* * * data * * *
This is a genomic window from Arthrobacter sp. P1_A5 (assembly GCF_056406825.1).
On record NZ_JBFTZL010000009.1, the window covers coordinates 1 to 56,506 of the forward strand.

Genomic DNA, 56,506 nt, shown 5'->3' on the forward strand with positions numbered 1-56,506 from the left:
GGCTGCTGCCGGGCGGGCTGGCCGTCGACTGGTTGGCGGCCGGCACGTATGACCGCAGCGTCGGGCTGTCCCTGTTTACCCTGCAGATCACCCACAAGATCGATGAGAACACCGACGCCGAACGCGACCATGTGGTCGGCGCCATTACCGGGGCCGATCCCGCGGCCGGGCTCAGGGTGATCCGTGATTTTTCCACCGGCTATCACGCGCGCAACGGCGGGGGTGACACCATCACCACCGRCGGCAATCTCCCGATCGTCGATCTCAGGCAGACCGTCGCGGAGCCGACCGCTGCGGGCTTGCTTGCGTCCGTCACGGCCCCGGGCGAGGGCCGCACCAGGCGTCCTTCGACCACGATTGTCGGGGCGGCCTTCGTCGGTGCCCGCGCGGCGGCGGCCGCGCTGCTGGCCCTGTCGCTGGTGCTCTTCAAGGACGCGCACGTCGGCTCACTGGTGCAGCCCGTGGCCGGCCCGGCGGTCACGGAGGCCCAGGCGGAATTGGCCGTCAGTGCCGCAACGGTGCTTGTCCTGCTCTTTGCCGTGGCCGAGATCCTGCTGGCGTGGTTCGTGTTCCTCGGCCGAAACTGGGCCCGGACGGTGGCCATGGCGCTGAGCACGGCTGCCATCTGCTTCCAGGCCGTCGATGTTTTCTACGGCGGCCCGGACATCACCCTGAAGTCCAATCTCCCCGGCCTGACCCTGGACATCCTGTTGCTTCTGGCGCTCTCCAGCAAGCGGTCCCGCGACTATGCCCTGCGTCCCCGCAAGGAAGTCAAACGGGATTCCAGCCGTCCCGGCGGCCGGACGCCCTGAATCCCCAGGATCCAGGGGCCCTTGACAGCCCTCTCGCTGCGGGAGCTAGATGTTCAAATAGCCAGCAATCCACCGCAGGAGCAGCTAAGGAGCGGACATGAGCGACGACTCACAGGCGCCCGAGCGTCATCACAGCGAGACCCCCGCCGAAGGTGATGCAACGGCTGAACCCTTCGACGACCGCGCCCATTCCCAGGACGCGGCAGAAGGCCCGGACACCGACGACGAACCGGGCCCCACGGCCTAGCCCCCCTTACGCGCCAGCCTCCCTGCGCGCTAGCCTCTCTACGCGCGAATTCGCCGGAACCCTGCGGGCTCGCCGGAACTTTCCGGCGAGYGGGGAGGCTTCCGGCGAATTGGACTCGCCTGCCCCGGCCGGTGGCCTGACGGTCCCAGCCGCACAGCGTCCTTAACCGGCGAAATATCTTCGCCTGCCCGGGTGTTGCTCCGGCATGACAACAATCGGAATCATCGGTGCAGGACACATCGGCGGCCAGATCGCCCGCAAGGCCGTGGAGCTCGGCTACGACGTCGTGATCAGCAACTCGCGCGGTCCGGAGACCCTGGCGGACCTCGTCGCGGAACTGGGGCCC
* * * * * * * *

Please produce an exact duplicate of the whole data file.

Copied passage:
This is a genomic window from Arthrobacter sp. P1_A5 (assembly GCF_056406825.1).
On record NZ_JBFTZL010000009.1, the window covers coordinates 1 to 56,506 of the forward strand.

Genomic DNA, 56,506 nt, shown 5'->3' on the forward strand with positions numbered 1-56,506 from the left:
GGCTGCTGCCGGGCGGGCTGGCCGTCGACTGGTTGGCGGCCGGCACGTATGACCGCAGCGTCGGGCTGTCCCTGTTTACCCTGCAGATCACCCACAAGATCGATGAGAACACCGACGCCGAACGCGACCATGTGGTCGGCGCCATTACCGGGGCCGATCCCGCGGCCGGGCTCAGGGTGATCCGTGATTTTTCCACCGGCTATCACGCGCGCAACGGCGGGGGTGACACCATCACCACCGRCGGCAATCTCCCGATCGTCGATCTCAGGCAGACCGTCGCGGAGCCGACCGCTGCGGGCTTGCTTGCGTCCGTCACGGCCCCGGGCGAGGGCCGCACCAGGCGTCCTTCGACCACGATTGTCGGGGCGGCCTTCGTCGGTGCCCGCGCGGCGGCGGCCGCGCTGCTGGCCCTGTCGCTGGTGCTCTTCAAGGACGCGCACGTCGGCTCACTGGTGCAGCCCGTGGCCGGCCCGGCGGTCACGGAGGCCCAGGCGGAATTGGCCGTCAGTGCCGCAACGGTGCTTGTCCTGCTCTTTGCCGTGGCCGAGATCCTGCTGGCGTGGTTCGTGTTCCTCGGCCGAAACTGGGCCCGGACGGTGGCCATGGCGCTGAGCACGGCTGCCATCTGCTTCCAGGCCGTCGATGTTTTCTACGGCGGCCCGGACATCACCCTGAAGTCCAATCTCCCCGGCCTGACCCTGGACATCCTGTTGCTTCTGGCGCTCTCCAGCAAGCGGTCCCGCGACTATGCCCTGCGTCCCCGCAAGGAAGTCAAACGGGATTCCAGCCGTCCCGGCGGCCGGACGCCCTGAATCCCCAGGATCCAGGGGCCCTTGACAGCCCTCTCGCTGCGGGAGCTAGATGTTCAAATAGCCAGCAATCCACCGCAGGAGCAGCTAAGGAGCGGACATGAGCGACGACTCACAGGCGCCCGAGCGTCATCACAGCGAGACCCCCGCCGAAGGTGATGCAACGGCTGAACCCTTCGACGACCGCGCCCATTCCCAGGACGCGGCAGAAGGCCCGGACACCGACGACGAACCGGGCCCCACGGCCTAGCCCCCCTTACGCGCCAGCCTCCCTGCGCGCTAGCCTCTCTACGCGCGAATTCGCCGGAACCCTGCGGGCTCGCCGGAACTTTCCGGCGAGYGGGGAGGCTTCCGGCGAATTGGACTCGCCTGCCCCGGCCGGTGGCCTGACGGTCCCAGCCGCACAGCGTCCTTAACCGGCGAAATATCTTCGCCTGCCCGGGTGTTGCTCCGGCATGACAACAATCGGAATCATCGGTGCAGGACACATCGGCGGCCAGATCGCCCGCAAGGCCGTGGAGCTCGGCTACGACGTCGTGATCAGCAACTCGCGCGGTCCGGAGACCCTGGCGGACCTCGTCGCGGAACTGGGGCCC